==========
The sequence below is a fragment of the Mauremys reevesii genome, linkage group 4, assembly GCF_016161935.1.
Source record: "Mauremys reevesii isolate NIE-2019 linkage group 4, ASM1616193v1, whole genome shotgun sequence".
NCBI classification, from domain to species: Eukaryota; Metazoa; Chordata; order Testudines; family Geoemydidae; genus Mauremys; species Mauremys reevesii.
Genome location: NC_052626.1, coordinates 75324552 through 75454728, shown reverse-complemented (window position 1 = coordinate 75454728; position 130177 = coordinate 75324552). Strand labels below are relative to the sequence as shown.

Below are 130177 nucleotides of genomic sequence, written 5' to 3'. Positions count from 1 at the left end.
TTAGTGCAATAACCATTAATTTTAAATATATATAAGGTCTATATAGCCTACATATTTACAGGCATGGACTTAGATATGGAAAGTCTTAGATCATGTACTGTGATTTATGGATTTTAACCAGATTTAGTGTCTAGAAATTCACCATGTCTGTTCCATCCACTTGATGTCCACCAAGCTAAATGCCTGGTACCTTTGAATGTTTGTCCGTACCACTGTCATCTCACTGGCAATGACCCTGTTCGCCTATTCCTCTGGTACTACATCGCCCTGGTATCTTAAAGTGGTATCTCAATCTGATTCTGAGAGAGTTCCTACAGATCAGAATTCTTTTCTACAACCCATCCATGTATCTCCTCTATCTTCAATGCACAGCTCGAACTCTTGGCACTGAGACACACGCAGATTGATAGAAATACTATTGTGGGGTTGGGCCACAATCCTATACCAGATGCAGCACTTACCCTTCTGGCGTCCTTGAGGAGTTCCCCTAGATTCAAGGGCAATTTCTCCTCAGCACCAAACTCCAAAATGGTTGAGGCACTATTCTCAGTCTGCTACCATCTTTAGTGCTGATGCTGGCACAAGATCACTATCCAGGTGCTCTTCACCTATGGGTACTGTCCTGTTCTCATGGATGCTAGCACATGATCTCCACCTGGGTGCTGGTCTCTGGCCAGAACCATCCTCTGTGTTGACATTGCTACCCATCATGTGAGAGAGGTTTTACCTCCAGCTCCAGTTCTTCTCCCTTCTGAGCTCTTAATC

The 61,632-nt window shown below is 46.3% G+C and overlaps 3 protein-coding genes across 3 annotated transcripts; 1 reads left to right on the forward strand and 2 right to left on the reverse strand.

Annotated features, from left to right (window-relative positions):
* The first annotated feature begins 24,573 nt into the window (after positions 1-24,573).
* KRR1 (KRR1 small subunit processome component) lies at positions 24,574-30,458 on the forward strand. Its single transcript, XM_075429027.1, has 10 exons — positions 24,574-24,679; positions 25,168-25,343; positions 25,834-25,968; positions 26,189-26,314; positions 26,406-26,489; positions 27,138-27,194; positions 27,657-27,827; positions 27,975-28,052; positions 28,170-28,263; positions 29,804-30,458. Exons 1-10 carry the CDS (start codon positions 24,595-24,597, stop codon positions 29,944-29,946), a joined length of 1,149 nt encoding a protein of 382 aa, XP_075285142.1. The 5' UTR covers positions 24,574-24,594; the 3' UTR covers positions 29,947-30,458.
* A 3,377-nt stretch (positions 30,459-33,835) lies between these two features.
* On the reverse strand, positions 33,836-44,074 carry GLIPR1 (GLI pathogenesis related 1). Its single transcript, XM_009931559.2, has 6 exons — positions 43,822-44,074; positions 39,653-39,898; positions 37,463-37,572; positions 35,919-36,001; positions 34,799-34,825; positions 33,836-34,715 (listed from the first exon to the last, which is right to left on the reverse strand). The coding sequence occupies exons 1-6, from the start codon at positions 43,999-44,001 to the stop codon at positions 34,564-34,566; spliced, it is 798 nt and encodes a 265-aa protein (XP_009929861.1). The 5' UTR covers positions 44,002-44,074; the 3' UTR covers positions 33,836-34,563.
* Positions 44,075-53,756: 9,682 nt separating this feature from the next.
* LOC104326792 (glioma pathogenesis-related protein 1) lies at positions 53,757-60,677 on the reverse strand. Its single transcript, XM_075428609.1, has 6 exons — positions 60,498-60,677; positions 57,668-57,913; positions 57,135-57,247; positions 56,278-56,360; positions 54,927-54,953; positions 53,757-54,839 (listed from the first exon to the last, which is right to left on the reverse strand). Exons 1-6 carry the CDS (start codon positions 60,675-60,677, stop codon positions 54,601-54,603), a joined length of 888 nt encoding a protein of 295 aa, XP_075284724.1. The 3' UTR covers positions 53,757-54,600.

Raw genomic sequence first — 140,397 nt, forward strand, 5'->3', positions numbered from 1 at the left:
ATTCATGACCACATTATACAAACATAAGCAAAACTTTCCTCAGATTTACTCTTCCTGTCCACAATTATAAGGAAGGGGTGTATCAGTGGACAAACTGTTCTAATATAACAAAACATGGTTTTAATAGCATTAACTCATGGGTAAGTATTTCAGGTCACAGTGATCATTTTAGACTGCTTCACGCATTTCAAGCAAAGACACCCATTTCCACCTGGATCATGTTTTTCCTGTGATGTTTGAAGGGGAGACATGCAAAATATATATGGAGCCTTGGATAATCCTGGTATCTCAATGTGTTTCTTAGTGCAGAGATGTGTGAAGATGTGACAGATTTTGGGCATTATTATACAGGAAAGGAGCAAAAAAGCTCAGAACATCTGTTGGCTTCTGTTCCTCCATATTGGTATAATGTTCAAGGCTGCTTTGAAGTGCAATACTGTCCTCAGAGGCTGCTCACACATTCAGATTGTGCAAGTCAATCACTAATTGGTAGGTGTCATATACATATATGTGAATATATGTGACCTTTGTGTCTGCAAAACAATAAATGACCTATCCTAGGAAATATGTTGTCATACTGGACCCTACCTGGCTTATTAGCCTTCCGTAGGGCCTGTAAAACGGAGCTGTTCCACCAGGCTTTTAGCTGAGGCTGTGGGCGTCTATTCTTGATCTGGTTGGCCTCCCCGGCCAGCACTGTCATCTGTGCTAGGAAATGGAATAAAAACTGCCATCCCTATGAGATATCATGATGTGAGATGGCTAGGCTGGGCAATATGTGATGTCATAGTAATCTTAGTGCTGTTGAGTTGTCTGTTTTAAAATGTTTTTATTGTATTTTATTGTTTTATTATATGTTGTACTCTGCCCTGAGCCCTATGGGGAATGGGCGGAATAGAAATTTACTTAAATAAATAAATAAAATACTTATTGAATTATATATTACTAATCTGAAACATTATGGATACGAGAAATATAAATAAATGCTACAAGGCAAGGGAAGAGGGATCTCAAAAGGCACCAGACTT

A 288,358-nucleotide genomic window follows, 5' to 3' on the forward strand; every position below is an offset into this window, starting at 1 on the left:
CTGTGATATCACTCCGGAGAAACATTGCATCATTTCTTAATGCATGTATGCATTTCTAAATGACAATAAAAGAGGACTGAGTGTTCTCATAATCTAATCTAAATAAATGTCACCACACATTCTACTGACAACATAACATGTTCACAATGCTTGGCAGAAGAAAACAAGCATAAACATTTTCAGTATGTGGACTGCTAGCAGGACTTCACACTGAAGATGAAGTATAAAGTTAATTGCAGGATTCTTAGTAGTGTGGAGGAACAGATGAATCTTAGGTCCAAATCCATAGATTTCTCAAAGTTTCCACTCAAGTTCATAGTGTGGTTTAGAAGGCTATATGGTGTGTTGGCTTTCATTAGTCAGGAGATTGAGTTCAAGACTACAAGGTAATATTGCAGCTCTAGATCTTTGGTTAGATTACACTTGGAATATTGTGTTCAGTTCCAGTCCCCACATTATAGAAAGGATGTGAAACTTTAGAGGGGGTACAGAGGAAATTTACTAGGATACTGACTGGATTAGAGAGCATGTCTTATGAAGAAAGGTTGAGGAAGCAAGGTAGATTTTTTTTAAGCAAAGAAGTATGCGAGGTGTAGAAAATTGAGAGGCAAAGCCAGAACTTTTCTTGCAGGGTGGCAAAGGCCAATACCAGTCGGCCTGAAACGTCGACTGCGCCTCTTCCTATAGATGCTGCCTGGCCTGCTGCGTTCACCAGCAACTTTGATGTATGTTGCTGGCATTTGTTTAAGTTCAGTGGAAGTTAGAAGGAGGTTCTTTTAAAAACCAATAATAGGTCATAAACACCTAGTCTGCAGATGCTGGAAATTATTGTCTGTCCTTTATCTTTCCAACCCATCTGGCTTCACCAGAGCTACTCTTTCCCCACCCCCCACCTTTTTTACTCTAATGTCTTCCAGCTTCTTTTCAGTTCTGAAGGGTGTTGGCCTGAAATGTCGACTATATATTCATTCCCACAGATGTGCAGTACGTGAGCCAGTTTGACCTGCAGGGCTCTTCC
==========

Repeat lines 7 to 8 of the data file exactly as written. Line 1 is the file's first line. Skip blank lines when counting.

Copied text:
The 61,632-nt window shown below is 46.3% G+C and overlaps 3 protein-coding genes across 3 annotated transcripts; 1 reads left to right on the forward strand and 2 right to left on the reverse strand.

Annotated features, from left to right (window-relative positions):